Brian Crane, creator of the syndicated cartoon strip Pickles, has a knack for finding the whimsical side of older adult married life. His two main characters, Earl and Opal Pickles, live in retirement with their eyes trained on what’s humorous about being together for over 50 years. Crane’s characters are able to find what’s quirky and playful about this stage in life. The insights of their daughter, grandson, cat/dog duo and miscellaneous neighbors and relatives help readers see how this stage in life can be full of capricious, imaginative insight about small-but-important matters. To Crane’s credit—and soothing for my admiring spirit—he never crosses the line that separates appreciation from critique. Earl and Opal know each other’s quirks and faults—sometimes poking gentle fun at each other—but they also enjoy each other’s company. They live simply and seem rich in life-wisdom.
As I read this cartoon strip each morning, Earl and Opal’s experiences ring true about life at this age, about being husband-and-wife for decades. As they engage the small foibles of life—losing a toothbrush to one of their pets—they also help me reflect with quiet joy about the oddities of my own older adult life. I see myself in Earl’s thoughts and actions, realizing that there’s some hope for retaining perspective in the middle of my idiosyncrasies. I recall how life at this age can be full of irony, whimsy or humor inside what seems otherwise ordinary or unremarkable. I feel validated in using the funny side of my elderhood to add sparkle to life. There are times when a series of Pickles strips reminds me how God can redeem—with God’s own whimsy?—what would otherwise seem stressful.
Except for the shrewdly observant pets Roscoe and Muffin, each of Crane’s characters can be simultaneously astute and absurd, sensible and naïve, aware and oblivious. But like many of us, they somehow carry themselves past their shortcomings to lead satisfying lives. They don’t give in to despair, self-absorption or disregard of others. They remind me of beloved older people who I already know–a shout-out to Phil and Arlene here!—and inspire me to find humor in my own life when circumstances gang up on me.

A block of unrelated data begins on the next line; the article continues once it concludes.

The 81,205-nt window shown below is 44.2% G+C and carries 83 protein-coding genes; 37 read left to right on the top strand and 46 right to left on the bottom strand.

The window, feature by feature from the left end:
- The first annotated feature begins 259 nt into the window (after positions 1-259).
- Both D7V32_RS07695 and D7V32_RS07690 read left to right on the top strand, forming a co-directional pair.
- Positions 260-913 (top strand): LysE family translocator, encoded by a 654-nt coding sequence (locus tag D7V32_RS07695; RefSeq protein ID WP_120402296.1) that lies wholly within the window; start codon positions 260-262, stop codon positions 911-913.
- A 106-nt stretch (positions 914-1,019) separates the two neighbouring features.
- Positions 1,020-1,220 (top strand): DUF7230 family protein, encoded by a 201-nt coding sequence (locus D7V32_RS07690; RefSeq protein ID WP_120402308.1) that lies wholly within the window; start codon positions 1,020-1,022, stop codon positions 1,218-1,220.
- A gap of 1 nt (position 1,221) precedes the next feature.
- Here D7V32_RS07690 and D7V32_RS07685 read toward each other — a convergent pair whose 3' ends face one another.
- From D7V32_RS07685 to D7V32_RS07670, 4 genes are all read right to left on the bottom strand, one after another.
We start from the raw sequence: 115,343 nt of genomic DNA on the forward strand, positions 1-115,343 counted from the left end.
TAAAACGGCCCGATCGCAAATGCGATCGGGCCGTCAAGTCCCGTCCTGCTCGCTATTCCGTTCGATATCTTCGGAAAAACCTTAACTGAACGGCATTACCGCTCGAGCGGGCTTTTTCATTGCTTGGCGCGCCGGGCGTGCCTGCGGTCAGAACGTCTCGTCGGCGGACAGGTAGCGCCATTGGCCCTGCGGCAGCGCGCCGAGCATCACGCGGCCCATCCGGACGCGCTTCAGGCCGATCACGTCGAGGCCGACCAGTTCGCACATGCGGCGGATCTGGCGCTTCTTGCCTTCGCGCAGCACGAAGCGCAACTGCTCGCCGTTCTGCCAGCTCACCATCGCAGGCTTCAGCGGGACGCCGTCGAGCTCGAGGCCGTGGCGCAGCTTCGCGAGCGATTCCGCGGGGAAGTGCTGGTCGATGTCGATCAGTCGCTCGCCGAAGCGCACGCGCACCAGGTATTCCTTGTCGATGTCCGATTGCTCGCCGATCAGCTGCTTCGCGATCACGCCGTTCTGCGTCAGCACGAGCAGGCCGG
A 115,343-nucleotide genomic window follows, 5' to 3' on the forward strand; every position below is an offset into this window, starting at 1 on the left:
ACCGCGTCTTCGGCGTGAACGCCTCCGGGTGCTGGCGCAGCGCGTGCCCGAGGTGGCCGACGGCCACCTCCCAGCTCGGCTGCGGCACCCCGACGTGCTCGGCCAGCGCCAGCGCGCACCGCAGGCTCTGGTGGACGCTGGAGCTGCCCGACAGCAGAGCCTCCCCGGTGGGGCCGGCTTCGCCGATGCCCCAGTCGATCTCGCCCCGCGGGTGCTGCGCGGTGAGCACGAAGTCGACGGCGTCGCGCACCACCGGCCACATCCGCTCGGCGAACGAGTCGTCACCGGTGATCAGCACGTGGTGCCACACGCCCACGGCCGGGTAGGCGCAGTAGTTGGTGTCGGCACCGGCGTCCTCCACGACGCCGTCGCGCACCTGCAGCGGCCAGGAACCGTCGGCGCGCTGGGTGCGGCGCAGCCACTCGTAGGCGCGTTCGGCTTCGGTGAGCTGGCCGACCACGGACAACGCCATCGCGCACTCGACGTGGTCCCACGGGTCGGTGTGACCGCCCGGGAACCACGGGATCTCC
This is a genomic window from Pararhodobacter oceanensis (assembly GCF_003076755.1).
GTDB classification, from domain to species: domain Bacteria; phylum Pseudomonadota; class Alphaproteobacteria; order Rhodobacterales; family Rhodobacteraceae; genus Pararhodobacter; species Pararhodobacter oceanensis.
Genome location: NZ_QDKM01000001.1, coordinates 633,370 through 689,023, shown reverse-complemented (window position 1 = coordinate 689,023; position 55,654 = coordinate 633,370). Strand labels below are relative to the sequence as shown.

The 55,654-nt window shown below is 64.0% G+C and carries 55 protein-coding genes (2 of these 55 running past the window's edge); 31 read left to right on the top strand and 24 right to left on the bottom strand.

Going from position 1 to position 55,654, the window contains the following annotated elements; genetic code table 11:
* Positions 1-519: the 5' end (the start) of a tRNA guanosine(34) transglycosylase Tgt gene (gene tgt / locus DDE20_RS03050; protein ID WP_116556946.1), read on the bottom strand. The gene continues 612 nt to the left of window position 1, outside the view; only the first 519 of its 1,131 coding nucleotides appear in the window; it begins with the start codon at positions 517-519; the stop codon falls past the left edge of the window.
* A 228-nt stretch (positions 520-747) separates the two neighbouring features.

I would love to ask Crane how he continues to mine the depths of elder ordinariness and come up with witty nuggets that are universally understood and appreciated. Although he is not yet the age of his characters, he exhibits his deep knowledge of life in its later stages. He must certainly pay attention to his older relatives, to his readers and perhaps even to his own approaching elderhood. That suggests another possible benefit of this comic strip: Encouraging all of us to observe more closely the delightful details of older life that are worth celebrating.
Without directly asserting implicit spiritual truths, Crane still reminds us all to remember every day that God blesses us with humorous possibilities every day.
Just like this cartoon strip….
(To see how Brian Crane uses his comic strip to lighten up older adult life, visit Pickles at https://www.gocomics.com/pickles/ .)